Next to the Motorhome hire place, was a large store, kind of like a Harvey Norman, so we went in and picked out a TomTom, GPS navigator. This was a challenge in itself, as the assistant didn’t speak much English, and we had to try and communicate what we needing it for. With lots of pointing and gesturing, we managed to get one that would do the job.
When we got to the checkout, we learnt they didn’t take Mastercard or Visa.
In German, by a very emotionless and efficient check out operator, we were told they only take ICB Card (or something like that); next. No emotion – total efficiency. Ros and I were still at the head of the line and she was already serving the person behind us. We were just looking at each other trying to work out hat had just happened, and more importantly, what to do next.
Since we hadn’t been anywhere, we still didn’t have any cash.
We were standing around trying to work out what to do next and I don’t mind admitting, I was really starting to feel the pressure. Even Ros said she had never seen me that out of sorts. I think this was the first time it hit me, what we had actually committed too. We were now in a country where we didn’t speak the language, know the lay of the land or have a plan, and I wasn’t sure what to do next.
Beside the electronic store, was a “casino” or a shop full of poker machines. In a stroke of genius moment, I figured it would be just like the casinos and clubs at home, with an ATM in the foyer or somewhere. So I went in.
I was partly right. It did have an ATM, but you could only withdraw some sort of token, that you put into another machine, that changed it into coins for the poker machine. I tried to ask the girl at the counter if the tokens were tokens or Euro’s and she did her best to answer (in German of course), but still unsure I decided not to risk it, and left, still with no money, no GPS and no plan.
The guy from the hire place came over to the van, wondering why we were still there and if there was a problem. He even asked Ros if I was scared to drive the motorhome. When she told him what was happening, he gave us directions to town, where we found bank, got cash, went back to shop, purchased the GPS and were now good to go. The question of course, was go where?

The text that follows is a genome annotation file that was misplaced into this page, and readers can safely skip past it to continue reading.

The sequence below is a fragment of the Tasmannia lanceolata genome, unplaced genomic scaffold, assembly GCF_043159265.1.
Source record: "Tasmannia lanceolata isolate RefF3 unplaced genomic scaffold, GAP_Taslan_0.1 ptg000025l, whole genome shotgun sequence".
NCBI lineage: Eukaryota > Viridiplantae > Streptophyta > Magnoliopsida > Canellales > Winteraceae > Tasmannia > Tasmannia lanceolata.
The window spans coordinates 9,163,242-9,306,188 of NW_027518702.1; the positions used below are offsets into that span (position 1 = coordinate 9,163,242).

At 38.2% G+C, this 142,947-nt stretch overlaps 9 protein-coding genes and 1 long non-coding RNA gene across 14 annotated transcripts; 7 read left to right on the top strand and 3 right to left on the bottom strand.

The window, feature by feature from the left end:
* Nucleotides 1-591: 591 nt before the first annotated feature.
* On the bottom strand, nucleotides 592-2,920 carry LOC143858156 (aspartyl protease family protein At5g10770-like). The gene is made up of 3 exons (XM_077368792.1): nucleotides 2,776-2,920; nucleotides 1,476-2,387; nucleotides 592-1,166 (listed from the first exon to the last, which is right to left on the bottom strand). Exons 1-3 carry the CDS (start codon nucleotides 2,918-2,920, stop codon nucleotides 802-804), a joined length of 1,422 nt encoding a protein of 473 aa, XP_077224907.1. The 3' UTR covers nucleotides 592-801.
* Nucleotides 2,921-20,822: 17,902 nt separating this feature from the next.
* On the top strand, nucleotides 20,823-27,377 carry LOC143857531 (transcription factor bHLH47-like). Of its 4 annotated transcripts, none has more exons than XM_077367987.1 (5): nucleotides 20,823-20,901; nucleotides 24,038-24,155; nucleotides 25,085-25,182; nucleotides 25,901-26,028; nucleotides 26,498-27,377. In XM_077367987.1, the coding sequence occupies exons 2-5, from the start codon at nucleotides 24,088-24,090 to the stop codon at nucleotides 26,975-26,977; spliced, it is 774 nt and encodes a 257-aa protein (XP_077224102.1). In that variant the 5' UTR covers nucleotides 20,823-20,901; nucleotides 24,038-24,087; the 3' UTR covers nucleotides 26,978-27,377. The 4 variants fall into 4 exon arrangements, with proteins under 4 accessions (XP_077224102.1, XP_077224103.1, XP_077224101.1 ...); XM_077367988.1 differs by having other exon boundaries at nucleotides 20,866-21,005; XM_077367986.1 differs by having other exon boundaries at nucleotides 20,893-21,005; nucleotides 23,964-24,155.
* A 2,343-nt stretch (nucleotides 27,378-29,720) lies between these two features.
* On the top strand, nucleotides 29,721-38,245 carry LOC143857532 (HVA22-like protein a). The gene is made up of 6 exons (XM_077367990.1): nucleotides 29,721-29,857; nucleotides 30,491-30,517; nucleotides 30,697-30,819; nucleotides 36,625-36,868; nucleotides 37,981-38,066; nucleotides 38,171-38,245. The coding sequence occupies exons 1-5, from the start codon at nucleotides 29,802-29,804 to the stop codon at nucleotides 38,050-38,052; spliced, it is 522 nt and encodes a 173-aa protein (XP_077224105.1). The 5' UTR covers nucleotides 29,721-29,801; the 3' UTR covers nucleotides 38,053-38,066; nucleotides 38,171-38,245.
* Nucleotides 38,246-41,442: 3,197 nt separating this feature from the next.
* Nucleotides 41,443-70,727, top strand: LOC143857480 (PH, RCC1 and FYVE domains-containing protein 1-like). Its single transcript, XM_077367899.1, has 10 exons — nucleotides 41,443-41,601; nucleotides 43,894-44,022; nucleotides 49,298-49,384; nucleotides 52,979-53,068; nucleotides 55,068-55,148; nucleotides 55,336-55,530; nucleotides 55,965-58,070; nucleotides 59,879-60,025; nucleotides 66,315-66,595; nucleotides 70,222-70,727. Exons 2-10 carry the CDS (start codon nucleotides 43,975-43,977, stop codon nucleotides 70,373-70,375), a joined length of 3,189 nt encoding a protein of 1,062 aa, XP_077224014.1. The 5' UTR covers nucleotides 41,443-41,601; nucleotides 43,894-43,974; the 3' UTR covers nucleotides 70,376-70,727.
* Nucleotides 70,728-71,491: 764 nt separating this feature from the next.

Playing around with the GPS we found under the points of interest, it had a camp ground option, so we selected the closest one and headed off.
At last, we were finally moving. (This was about 4 hours after actually arriving at the motorhome place).
Along the road, we tried to find a grocery store to do some shopping and buy food. But since we didn’t know or recognise any brands, we had no idea what we were looking for. At last we found a McDonalds, so we pulled in for dinner. Finally we felt we were making ground.
After dinner we drove by an Aldi (the first brand we recognised) and went in. Once inside, we couldn’t understand the brands or the options. We couldn’t even work out what animal the mince was from.
We did get some goods (coffee, cereal, biscuits) and then headed on to the camp ground.
By now it was well and truly dark. We followed the GPS directions to the letter, but when it told us we had arrived at our destination – there was no destination to be found. After about 30 minutes of looking, we gave up, selected the next camp ground in the GPS and drove another 30 minutes away.
This time we found it, but as it was late, reception was closed. As the motorhome is fully self contained, we just camped in the car park out the front.
We had just climbed into bed when a train went past, scaring the crap out of us all. We were parked right beside an active line. For most of the night, the trains continued to run. The ever efficient German Railway system.